Bridleway 1 Hatley St George
Direction: roughly N – S; Distance c800m.
Bridleway 1 starts on the north side of Hatley Road (272515) about 50 metres west of North Lodge, one of the gatehouses of Hatley Park to the south. The OS map shows a spot height of 71 metres above sea level. The farm track follows the western side of a small wood north along the parish boundary between Gamlingay and Hatley. It is heavy clay soil on which cereal crops are grown.
Thomas Langdon’s 1601 map drawn up for Merton College, Oxford marked it as Perambulation or procession waye. This was part of the route taken by parishioners when they were ‘beating the bounds’. If you want to know more about Gamlingay’s Procession Waye you can read a book on it in the library. The field to the west was owned in 1601 by John St George, the major landowner in Hatley St George. The field to the east was marked as Hatley Fielde. After about 300 metres there is a short ‘dog’s leg’ when the route passes a farm track to the east. The track continues down the gentle slope for another 500 metres towards Millbridge Brook. This stretch was also marked as Procession waye. There must have been a local industry nearby as the field to the west was marked on the 1601 map as The brickkyllyon (sic) owned by The Queen late the priory of St Ives.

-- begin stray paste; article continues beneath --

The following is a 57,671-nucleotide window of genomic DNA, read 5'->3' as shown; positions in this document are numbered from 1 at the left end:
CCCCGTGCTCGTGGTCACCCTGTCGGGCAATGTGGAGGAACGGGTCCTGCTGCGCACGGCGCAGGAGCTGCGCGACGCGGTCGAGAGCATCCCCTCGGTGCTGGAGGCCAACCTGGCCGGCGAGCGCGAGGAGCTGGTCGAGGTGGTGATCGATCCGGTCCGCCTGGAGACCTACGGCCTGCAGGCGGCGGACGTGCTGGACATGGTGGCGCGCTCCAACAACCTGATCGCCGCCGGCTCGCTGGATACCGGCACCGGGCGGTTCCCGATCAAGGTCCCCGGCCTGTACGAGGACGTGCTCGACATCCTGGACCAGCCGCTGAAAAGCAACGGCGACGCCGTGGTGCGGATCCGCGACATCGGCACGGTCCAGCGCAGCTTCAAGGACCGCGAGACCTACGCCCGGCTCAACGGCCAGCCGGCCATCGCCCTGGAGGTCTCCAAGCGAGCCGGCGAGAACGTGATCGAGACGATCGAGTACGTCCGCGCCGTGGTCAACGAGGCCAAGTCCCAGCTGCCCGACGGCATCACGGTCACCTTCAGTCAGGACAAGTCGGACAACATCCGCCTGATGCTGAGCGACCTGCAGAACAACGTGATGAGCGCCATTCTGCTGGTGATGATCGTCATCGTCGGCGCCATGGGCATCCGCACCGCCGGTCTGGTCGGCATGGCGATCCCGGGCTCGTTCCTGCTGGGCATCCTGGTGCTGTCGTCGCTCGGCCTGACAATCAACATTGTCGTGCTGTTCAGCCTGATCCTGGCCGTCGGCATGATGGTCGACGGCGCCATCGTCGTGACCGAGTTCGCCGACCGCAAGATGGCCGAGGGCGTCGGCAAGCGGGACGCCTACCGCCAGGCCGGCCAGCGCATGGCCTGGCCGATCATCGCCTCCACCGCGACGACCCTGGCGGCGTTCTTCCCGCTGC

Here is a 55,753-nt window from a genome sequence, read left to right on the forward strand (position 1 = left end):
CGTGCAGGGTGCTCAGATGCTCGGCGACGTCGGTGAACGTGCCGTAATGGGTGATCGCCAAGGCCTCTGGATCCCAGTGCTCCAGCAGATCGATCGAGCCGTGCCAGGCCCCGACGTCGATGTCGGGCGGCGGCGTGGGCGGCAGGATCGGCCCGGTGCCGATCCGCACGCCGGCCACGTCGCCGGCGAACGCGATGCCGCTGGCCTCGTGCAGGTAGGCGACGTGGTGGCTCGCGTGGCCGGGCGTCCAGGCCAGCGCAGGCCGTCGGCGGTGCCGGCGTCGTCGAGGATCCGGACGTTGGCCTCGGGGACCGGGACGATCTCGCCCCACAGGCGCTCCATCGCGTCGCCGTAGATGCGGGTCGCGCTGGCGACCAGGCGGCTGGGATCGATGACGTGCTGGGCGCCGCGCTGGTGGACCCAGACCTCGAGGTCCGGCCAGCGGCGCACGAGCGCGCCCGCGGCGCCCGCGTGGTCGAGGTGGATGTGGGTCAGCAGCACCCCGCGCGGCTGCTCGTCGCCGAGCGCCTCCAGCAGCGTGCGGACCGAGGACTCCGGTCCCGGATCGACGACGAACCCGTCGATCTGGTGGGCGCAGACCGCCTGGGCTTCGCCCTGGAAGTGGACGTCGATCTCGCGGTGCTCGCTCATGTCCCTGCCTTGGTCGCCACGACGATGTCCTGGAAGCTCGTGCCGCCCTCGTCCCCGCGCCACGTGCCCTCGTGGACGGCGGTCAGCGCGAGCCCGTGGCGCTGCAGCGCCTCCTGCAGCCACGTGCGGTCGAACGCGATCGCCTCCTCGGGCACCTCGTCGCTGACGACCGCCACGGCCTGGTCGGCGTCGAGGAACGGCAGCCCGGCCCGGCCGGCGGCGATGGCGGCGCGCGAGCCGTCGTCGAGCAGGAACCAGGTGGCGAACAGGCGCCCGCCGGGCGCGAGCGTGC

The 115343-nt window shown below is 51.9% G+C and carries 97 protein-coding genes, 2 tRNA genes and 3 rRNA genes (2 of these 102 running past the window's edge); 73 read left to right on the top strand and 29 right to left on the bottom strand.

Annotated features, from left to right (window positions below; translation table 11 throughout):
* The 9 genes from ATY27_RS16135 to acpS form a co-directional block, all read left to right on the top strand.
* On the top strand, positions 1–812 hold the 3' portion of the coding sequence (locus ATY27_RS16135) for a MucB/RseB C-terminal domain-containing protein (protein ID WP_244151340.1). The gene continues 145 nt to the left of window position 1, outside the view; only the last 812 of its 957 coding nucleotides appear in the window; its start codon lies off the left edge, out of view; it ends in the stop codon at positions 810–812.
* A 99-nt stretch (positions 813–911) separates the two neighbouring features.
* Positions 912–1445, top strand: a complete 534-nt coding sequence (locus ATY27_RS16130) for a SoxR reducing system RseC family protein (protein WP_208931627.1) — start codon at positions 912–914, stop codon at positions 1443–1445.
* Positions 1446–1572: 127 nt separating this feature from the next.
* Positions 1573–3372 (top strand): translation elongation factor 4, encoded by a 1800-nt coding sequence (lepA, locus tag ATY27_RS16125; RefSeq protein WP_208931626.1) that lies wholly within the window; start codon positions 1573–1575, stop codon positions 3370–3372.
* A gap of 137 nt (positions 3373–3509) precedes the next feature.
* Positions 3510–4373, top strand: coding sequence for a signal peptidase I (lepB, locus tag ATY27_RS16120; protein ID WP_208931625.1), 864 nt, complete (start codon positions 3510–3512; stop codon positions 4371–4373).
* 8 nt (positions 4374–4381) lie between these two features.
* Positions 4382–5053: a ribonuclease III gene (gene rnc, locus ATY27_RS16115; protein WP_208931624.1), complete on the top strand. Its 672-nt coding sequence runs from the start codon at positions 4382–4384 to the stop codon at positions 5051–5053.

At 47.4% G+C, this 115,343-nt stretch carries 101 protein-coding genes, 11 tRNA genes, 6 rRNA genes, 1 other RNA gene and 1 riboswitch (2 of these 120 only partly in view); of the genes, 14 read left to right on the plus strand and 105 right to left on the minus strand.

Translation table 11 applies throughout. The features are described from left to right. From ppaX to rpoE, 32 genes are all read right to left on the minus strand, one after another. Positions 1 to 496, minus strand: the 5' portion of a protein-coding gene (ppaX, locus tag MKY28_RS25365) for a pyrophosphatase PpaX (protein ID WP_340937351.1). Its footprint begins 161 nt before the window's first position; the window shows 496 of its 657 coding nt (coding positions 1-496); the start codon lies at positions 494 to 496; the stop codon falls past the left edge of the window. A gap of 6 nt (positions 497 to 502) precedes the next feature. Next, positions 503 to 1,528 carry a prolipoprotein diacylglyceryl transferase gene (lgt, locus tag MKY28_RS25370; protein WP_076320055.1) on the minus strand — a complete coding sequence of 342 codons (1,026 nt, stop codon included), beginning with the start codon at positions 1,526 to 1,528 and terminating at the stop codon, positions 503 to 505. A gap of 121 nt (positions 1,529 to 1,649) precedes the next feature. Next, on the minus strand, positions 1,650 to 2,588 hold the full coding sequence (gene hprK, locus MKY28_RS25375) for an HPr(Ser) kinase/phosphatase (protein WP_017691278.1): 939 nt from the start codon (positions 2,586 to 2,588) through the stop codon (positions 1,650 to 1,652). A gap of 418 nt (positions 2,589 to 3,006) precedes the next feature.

Before the 1957 The County of Cambridge (Parishes of Hatley and Gamlingay) Order, it was known as Bridleway 18. It was transferred to Hatley and called Bridleway 1. It finishes at the boundary between the parishes of Hatley St George, Little Gransden and Gamlingay at the bridge over Millbridge Brook (270523) at 55 m. To the north you can see a long embankment stretching ENE. Until the Beeching reforms of the railways in 1963 it was, the route of the Cambridge to Oxford railway line. The flat field on the northern side of the brook was known in early 17th century as Broade leae and was used as a gallop by the racehorses on Major Astor’s stud farm in Hatley Park.
In 1839 some Roman coins were found in the field to the east. As the nearest Roman settlements were in Everton and Sandy, they may have been dropped by travellers or hidden as a hoard. Bridleway 2 follows the north-eastern side of Millbridge Brook south-east up a gentle slope for about a kilometre until it meets the junction of Bridleway 8 and Footpath 7 (277517). Bridleway 1 continues to the north as Bridleway 11 which runs for about 900 m. towards the Crooked Billet Farm, Fuller’s Hill Farm and Gransden Lodge Airfield.